The mission of ONVIF hasn’t changed much since it began with a small group of manufacturers in 2008, but the security industry and use cases have certainly evolved, and ONVIF along with it. Today, more than 20,000 IP security products are conformant to ONVIF profiles, offered by a membership of more than 500 manufacturers. Additionally, ONVIF specifications for video and access control have been adopted by the International Electrical Commission (IEC), one of the world’s most influential standards organizations. However, like other standards, ONVIF has evolved incrementally and so has its development, use and acceptance. Over time, and as the security industry has seen continued growth, ONVIF has expanded its scope of interoperability specifications to meet market demand.
Starting with a solid foundation
Standards organizations are often initially founded to create a specific kind of benchmark within an industry. ONVIF was founded by Axis, Sony and Bosch to create a global standard for the interface of network cameras and video management systems to help facilitate the burgeoning IP video market and to offer an alternative to the heavily proprietary CCTV industry. The organization sought to provide a greater freedom of choice so installers and end users could select interoperable products from a variety of different vendors. ONVIF founders also hoped to simplify product development for manufacturers by establishing a basic interface standard, enabling developers to devote resources to product and technology innovation rather than creating multiple APIs for simple integration between products.
The foundation of interoperability with ONVIF lies in its different profiles. The profile concept defines groups of individual features and implementation specifics under one umbrella. First up was Profile S – released in 2011 after two years in development. In 2010, ONVIF extended its scope to include the integration of video and access control and. ONVIF has continued to use the Profile concept to develop and release six additional profiles – including Profile G for video recording and storage; Profile C for physical access control; Profile Q for improved out-of-the-box functionality; Profile A for broader access control configuration; Profile T for advanced video streaming – and two Release Candidates, Profile D for access control peripherals and Profile M for metadata and analytics for smart applications.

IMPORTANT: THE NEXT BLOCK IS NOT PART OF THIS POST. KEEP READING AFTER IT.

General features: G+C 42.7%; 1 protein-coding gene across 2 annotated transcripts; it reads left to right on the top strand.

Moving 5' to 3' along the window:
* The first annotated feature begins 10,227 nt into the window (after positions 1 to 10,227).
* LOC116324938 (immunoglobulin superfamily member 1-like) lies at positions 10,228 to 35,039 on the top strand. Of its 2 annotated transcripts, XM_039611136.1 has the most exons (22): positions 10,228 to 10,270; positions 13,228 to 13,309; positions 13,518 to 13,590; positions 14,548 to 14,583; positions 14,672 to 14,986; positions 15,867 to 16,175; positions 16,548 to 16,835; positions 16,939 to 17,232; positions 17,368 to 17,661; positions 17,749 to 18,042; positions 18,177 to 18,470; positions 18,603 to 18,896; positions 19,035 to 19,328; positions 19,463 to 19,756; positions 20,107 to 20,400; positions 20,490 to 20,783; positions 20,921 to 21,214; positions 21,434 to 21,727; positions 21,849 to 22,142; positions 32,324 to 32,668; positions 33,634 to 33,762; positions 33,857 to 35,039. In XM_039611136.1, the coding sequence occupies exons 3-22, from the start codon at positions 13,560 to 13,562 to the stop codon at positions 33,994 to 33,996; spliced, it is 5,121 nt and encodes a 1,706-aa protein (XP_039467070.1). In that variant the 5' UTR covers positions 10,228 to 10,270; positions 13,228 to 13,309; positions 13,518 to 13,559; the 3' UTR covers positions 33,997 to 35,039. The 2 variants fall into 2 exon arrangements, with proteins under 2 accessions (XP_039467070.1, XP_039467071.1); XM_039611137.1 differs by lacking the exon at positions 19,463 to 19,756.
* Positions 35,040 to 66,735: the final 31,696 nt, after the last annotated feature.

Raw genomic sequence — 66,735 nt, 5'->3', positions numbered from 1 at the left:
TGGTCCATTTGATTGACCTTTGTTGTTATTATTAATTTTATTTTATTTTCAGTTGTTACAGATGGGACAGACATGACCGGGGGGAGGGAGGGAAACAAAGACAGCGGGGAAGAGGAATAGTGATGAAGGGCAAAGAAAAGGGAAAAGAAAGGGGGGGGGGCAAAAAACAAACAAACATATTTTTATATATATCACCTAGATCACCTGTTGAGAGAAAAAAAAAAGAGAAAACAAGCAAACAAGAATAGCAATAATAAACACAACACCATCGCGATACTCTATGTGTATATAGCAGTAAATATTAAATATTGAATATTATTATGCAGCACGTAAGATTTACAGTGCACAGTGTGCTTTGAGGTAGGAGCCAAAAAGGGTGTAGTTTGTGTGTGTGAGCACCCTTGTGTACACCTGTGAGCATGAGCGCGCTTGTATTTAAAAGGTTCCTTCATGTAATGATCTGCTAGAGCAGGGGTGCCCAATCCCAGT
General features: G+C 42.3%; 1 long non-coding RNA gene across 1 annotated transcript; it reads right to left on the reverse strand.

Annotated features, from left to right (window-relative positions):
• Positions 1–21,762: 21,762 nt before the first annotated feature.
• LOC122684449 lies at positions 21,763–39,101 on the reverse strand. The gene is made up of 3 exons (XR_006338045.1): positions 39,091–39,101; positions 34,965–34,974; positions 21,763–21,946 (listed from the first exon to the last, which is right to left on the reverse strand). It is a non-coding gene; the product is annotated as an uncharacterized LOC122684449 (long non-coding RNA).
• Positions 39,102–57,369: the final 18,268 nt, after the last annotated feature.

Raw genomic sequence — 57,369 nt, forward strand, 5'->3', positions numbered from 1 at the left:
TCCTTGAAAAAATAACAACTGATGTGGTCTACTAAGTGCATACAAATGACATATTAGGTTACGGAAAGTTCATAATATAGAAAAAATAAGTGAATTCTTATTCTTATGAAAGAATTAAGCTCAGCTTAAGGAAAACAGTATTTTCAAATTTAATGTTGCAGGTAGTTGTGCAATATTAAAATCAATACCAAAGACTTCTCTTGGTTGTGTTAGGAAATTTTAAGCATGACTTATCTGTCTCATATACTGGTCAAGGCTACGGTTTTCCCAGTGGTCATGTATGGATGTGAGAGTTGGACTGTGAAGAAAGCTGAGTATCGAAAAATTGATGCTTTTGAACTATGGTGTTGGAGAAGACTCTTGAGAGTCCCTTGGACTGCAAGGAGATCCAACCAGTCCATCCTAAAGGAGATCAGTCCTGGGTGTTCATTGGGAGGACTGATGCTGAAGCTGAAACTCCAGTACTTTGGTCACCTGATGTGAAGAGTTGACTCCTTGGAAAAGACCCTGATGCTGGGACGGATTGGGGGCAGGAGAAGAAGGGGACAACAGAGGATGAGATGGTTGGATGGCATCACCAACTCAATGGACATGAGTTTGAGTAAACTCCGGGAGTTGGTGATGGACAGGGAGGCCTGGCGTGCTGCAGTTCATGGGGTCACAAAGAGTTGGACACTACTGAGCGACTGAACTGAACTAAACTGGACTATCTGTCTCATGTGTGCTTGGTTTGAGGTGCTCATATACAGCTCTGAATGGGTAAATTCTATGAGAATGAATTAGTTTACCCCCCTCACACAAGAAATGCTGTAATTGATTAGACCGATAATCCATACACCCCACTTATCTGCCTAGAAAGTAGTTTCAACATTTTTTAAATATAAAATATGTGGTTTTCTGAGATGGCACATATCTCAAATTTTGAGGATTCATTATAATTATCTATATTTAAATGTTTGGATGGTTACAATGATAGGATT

The importance of collaboration between standards
Standards bodies and the standards they create cannot operate independently. ONVIF has incorporated into its specifications a number of accepted networking standards, such as HTML, XML, IPv6, SOAP and Web Services to create a common language for security devices and systems to communicate with one another. Leveraging these existing standards has enabled ONVIF to harness the collective development power of these other standardization bodies – all working to continually improve individual protocols to benefit the industry at large. ONVIF has also embraced open-source development on the GitHub platform, streamlining specification development and inviting the industry at large to participate in ongoing improvements to ONVIF interoperability specifications.
As the demand for interoperability increases and the Internet of Things (IoT) expands – demanding more collaboration and cooperation, ONVIF will continue to work towards providing interoperability standards as the market continues to evolve.